Property companies building houses and blocks of flats for profit are not going to invest in building any for people who can’t afford to pay a rent that will bring them the going rate of profit. Left to themselves, in the present state of the market they would build only luxury flats. To try to get round this, planning law allows councils to make it a condition for getting planning permission that the property company agrees to provide some ‘affordable’ housing as well. Councils can’t impose this and so have to negotiate it, with the property companies being in the stronger bargaining position as if a council asks for too much ‘affordable housing’ they can simply walk away. In effect, they are being asked to pay for planning permission, a modern, institutionalised, legal equivalent of the backhander that notoriously used to be paid to councillors and council officials.
The Labour Party’s election promise to make housing ‘affordable’ was to bring in rent controls. The proposal was modest enough: no increase in the rent above the rate of increase of inflation for three years (and then the landlord could ask for what the market would bear). It was met by howls of protest by those investing in housing for profit.
‘The Association of Rental Letting Agents (ARLA) said that three-quarters of its members feared the plans would "see landlords exit the market and reduce supply" … The British Property Federation has warned that the rent control plans "could deter much needed investment in the housing sector"’ (Daily Telegraph, 27 April).
But it’s true. Rent controls, by keeping rents below what the market would bear, would mean that there would be less profit to be made out of building or letting housing for rent. Inevitably, given the nature of capitalism as a profit-driven system, this would mean less investment in housing building. Less profit = less production. It’s simple, if stupid.

The Party in Wartime (1974)

From the June 1974 issue of the Socialist Standard

I AM OPPOSED TO WAR.  A phrase uttered by hundreds of thousands, including the handful of Socialists — members of the SPGB. To the many an emotive reaction, and empty words when the crunch came. To the few, a logical stand from their Socialist convictions, and as valid in time of war as in peace.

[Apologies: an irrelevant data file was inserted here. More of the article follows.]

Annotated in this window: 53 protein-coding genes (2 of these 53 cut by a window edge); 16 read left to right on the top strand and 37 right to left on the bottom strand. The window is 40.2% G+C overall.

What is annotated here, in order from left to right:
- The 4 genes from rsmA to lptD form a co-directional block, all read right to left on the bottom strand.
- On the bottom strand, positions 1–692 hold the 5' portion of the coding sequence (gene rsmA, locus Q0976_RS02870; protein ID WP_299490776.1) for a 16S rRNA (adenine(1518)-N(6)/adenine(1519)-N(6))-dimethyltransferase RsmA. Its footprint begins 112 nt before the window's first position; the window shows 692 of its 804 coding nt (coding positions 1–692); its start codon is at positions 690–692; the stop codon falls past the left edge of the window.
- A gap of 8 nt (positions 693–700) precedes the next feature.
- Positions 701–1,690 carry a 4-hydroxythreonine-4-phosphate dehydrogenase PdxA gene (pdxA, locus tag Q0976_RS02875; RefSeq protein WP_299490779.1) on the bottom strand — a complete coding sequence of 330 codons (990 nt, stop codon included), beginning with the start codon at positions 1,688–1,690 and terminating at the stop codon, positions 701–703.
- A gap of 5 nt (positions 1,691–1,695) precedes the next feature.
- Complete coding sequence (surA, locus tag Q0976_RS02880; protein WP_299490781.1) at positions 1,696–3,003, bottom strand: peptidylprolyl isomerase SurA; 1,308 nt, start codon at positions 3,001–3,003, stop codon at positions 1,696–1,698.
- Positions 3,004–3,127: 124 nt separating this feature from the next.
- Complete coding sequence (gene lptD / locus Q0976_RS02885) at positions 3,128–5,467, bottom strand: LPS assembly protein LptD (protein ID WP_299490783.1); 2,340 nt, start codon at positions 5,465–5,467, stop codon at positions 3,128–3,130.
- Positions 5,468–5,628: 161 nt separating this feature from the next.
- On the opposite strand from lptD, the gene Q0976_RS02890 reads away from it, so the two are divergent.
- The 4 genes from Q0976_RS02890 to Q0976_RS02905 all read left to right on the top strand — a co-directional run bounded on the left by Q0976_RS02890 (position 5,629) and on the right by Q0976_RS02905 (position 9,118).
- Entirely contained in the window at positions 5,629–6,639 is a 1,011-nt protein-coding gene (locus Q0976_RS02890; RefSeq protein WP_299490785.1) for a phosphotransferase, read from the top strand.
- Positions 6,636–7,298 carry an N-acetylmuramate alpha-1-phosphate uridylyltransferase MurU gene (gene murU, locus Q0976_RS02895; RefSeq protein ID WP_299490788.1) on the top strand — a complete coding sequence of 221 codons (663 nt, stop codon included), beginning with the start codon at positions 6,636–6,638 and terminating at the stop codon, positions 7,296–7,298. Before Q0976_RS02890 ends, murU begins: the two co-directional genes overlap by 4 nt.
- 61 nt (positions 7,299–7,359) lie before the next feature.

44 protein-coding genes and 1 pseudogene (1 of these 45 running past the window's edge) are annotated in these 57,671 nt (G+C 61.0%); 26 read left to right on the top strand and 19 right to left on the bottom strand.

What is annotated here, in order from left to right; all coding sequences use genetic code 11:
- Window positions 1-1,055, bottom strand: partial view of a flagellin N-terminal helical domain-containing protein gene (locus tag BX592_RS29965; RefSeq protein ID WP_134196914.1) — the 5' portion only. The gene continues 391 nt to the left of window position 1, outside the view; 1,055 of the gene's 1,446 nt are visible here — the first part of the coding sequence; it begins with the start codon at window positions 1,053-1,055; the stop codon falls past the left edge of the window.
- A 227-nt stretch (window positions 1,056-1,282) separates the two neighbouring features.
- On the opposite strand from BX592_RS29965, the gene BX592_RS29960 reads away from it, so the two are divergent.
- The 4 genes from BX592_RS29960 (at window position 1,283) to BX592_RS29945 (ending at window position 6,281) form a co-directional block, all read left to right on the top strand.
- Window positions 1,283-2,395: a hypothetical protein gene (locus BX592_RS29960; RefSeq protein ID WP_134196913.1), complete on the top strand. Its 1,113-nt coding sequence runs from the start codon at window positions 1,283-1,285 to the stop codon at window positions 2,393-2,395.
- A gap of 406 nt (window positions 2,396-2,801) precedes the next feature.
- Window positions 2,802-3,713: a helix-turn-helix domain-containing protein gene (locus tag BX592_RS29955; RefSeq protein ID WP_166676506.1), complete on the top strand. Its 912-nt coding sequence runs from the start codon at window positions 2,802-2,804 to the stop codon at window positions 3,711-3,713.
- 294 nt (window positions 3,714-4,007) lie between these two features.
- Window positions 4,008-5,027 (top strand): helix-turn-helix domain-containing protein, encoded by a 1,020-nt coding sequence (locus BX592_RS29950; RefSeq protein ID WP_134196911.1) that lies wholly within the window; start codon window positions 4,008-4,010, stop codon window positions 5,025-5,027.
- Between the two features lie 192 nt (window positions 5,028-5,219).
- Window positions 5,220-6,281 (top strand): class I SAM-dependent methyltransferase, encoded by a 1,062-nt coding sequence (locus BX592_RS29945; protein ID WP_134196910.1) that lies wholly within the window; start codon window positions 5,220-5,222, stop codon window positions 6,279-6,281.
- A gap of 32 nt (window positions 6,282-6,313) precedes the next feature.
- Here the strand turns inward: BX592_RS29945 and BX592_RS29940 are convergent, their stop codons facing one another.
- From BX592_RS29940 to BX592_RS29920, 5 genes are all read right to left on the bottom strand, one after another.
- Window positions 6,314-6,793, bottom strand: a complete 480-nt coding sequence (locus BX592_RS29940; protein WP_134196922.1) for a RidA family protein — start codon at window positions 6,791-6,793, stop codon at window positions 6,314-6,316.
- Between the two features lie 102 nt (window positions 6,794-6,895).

The Socialist Party of Great Britain since its formation has been opposed to war. Opposition because war is the normal development of capitalism. A system based on a market economy; on competition; on a quest for raw materials and outlets for finished products. As we are opposed to capitalism in all its forms, we are opposed to war. A review of the Socialist Standard, particularly during the war years puts on record our attitude. Meetings were held — yes, during the war — putting our point of view. A masterly pamphlet The Socialist Party and War is available from our literature department. No one can doubt our stand.

But what of the individual members? In 1914-18, pro-war hysteria, blatantly whipped up by the Government, Church, etc, rebounded on our members with their "unpopular views". Many went on the run, Some ended up in prisons. Our organization was stretched to its limits. But we came through determined more than ever to uphold the Socialist cause.

In 1939-45 most members of military age registered as conscientious objectors. We argued our case at the Tribunals — a political objection to war. Not the namby pamby attitude of the pacifist or the hypocritical stand of the religious. Our was not an easy task. Tribunals often found it impossible to accept the Socialist objection to war, and so again, members refused to obey the Courts.

Some went to gaol; others on the run — no identity cards, no ration books. Some finished up as land workers. The fields of East Anglia were the scene of many a discussion between our members and the traditional agricultural workers. Again, not an easy time for the Party organization. A bomb put paid to our Head Office and we moved to a temporary home in the plushier W.1 district. Those members still around carried on with indoor and outdoor meetings. The Socialist Standard never missed an issue. Some members were killed — bombs have no respect for political commitment.